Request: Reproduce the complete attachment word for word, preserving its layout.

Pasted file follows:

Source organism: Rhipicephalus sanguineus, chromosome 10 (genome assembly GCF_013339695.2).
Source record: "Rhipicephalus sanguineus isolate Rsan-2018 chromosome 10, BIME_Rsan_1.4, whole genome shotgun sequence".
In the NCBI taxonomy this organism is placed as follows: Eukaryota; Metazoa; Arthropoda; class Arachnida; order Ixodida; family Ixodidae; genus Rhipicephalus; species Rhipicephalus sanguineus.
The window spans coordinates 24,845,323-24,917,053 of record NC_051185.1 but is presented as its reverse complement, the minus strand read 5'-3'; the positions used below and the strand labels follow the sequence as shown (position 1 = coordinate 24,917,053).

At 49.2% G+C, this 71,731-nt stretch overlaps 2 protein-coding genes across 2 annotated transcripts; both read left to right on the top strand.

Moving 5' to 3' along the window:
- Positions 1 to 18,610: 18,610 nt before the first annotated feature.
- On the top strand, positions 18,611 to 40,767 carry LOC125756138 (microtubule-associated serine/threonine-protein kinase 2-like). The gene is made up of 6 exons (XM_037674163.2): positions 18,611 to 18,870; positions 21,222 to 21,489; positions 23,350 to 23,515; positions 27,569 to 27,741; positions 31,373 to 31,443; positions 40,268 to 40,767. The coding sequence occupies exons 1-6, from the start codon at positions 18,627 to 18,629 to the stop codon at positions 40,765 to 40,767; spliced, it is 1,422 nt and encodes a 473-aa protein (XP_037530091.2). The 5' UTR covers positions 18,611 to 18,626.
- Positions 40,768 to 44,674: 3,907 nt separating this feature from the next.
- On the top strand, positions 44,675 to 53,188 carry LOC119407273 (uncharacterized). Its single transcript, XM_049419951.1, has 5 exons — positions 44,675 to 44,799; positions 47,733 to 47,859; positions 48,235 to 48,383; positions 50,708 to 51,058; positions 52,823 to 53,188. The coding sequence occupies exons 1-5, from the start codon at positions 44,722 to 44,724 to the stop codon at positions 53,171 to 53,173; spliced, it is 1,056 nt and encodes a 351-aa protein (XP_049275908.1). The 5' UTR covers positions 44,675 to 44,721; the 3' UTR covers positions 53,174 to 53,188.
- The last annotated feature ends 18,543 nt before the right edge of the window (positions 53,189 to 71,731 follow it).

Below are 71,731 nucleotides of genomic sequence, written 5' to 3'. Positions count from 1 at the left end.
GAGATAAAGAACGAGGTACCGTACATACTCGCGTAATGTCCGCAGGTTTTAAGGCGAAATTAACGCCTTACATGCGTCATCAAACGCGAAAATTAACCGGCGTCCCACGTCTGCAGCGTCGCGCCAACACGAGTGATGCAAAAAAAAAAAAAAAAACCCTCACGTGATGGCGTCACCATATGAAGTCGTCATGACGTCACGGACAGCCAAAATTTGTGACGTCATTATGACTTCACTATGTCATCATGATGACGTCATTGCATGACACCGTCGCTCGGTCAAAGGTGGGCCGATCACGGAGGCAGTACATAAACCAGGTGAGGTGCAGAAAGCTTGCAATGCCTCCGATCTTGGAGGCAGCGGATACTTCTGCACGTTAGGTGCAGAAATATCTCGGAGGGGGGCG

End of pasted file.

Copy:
Source organism: Rhipicephalus sanguineus, chromosome 10 (genome assembly GCF_013339695.2).
Source record: "Rhipicephalus sanguineus isolate Rsan-2018 chromosome 10, BIME_Rsan_1.4, whole genome shotgun sequence".
In the NCBI taxonomy this organism is placed as follows: Eukaryota; Metazoa; Arthropoda; class Arachnida; order Ixodida; family Ixodidae; genus Rhipicephalus; species Rhipicephalus sanguineus.
The window spans coordinates 24,845,323-24,917,053 of record NC_051185.1 but is presented as its reverse complement, the minus strand read 5'-3'; the positions used below and the strand labels follow the sequence as shown (position 1 = coordinate 24,917,053).

At 49.2% G+C, this 71,731-nt stretch overlaps 2 protein-coding genes across 2 annotated transcripts; both read left to right on the top strand.

Moving 5' to 3' along the window:
- Positions 1 to 18,610: 18,610 nt before the first annotated feature.
- On the top strand, positions 18,611 to 40,767 carry LOC125756138 (microtubule-associated serine/threonine-protein kinase 2-like). The gene is made up of 6 exons (XM_037674163.2): positions 18,611 to 18,870; positions 21,222 to 21,489; positions 23,350 to 23,515; positions 27,569 to 27,741; positions 31,373 to 31,443; positions 40,268 to 40,767. The coding sequence occupies exons 1-6, from the start codon at positions 18,627 to 18,629 to the stop codon at positions 40,765 to 40,767; spliced, it is 1,422 nt and encodes a 473-aa protein (XP_037530091.2). The 5' UTR covers positions 18,611 to 18,626.
- Positions 40,768 to 44,674: 3,907 nt separating this feature from the next.
- On the top strand, positions 44,675 to 53,188 carry LOC119407273 (uncharacterized). Its single transcript, XM_049419951.1, has 5 exons — positions 44,675 to 44,799; positions 47,733 to 47,859; positions 48,235 to 48,383; positions 50,708 to 51,058; positions 52,823 to 53,188. The coding sequence occupies exons 1-5, from the start codon at positions 44,722 to 44,724 to the stop codon at positions 53,171 to 53,173; spliced, it is 1,056 nt and encodes a 351-aa protein (XP_049275908.1). The 5' UTR covers positions 44,675 to 44,721; the 3' UTR covers positions 53,174 to 53,188.
- The last annotated feature ends 18,543 nt before the right edge of the window (positions 53,189 to 71,731 follow it).

Below are 71,731 nucleotides of genomic sequence, written 5' to 3'. Positions count from 1 at the left end.
GAGATAAAGAACGAGGTACCGTACATACTCGCGTAATGTCCGCAGGTTTTAAGGCGAAATTAACGCCTTACATGCGTCATCAAACGCGAAAATTAACCGGCGTCCCACGTCTGCAGCGTCGCGCCAACACGAGTGATGCAAAAAAAAAAAAAAAAACCCTCACGTGATGGCGTCACCATATGAAGTCGTCATGACGTCACGGACAGCCAAAATTTGTGACGTCATTATGACTTCACTATGTCATCATGATGACGTCATTGCATGACACCGTCGCTCGGTCAAAGGTGGGCCGATCACGGAGGCAGTACATAAACCAGGTGAGGTGCAGAAAGCTTGCAATGCCTCCGATCTTGGAGGCAGCGGATACTTCTGCACGTTAGGTGCAGAAATATCTCGGAGGGGGGCG